Hiroyuki Morita, 2002 , Japan , 75 min
Cast: Anne Hathaway, Judy Greer, Elliot Gould, Tim Curry
This captivating Japanese animation focuses on a teenage girl called Huru. She is the school outsider, which is purely due to the fact she is late for class and can't get the attention of the boy she likes. oh the growing pains. One day she saves a cat from being squashed by a truck. After her brave act, she is left on the side of the road and watches in amazement as the cat stands upright and brushes himself off thanking her.
Huru's life then takes a spiralling change as she discovers a whole new feline reality. She receives a royal appraisal from the King himself and is inundated with mice presents and cat followers. She finds it hard to deal with this much "generosity," and just when she would like the whole scenario to have been a dream, the King's apprentice informs her that she is to be the lucky bride of the Prince of Cats. Huru, along with her new found moggy friends and the stone crow, have to help her escape the plans of the very bizarre King of the Cats. Along the way though, Huru gets caught up in the enchantment of this life of luxury, a world where she is popular and beautiful. The question is: "Will she give in?" and if she does the next question should be: "Whiskers or Felix?"
The one character that stands out is the King, played by Tim Curry. He is the laziest cat in the world, he gets carted around everywhere and he's so fat! He has different coloured eyes that are completely independent of each other and he tends to talk a little like Austin Powers. Even though he looks and is a very unsettling character, none of his subjects dare to cross him as he has a very short fuse.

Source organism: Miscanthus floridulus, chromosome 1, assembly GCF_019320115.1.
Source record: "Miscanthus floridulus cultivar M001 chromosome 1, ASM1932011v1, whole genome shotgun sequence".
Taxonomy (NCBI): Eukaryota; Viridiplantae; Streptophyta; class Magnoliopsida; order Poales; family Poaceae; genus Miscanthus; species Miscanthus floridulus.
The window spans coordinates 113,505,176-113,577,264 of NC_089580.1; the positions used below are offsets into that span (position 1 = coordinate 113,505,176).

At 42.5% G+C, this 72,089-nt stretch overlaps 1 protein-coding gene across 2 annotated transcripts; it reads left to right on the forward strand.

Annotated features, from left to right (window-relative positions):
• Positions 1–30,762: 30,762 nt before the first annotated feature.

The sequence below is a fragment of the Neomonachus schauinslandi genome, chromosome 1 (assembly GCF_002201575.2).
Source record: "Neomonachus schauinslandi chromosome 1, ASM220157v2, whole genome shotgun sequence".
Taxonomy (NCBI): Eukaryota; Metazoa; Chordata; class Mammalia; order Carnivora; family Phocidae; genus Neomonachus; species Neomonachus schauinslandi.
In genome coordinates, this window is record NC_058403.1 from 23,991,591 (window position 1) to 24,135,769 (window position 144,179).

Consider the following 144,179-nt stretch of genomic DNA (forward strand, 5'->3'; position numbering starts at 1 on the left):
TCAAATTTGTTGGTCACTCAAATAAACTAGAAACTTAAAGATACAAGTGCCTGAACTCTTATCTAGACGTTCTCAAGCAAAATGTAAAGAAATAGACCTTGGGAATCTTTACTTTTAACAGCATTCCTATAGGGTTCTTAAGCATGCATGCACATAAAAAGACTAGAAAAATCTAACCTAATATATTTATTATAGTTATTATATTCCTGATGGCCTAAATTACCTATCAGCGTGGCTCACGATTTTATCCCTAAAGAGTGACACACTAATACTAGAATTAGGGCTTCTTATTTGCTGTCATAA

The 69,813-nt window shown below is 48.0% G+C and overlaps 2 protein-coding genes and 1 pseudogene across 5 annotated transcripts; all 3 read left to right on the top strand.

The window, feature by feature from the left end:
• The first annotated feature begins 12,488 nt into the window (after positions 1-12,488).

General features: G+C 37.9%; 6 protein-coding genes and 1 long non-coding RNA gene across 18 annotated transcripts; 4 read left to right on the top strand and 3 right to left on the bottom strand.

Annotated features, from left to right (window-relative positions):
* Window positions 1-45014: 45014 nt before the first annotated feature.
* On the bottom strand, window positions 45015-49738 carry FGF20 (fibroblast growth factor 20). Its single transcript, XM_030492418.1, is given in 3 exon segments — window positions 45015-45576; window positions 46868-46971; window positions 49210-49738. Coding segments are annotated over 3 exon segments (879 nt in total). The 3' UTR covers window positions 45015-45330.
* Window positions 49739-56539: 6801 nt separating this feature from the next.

Fantastical events will rekindle your childlike imagination, a pathway of crows from the sky, a lantern lit night march of the King and his swaying entourage of cat subjects. Even the extras have so much detail to them: for instance bodyguard cats with markings on them to look like they were wearing suits.
There are funny parts, though it's not certain whether we are supposed to laughing at the fat cat drowning in a jug of catnip jello, or the fat cat falling straight onto concrete face first. In fact the fat cat is the funniest part of the film, he's so sarcastic, lazy and unhelpful, and his sheer "I can't be bothered" attitude is great.
The project was brought in by Hayao Miyazaki who gave us that amazing Japanese feature Spirited Away . She now brings you The Cat Returns where you will be taken on a journey to the magical and amusing Kingdom of the cats.
A treat for adults with a dark sense of humour, and of course for the kids with the underlying must-have message: believe in yourself.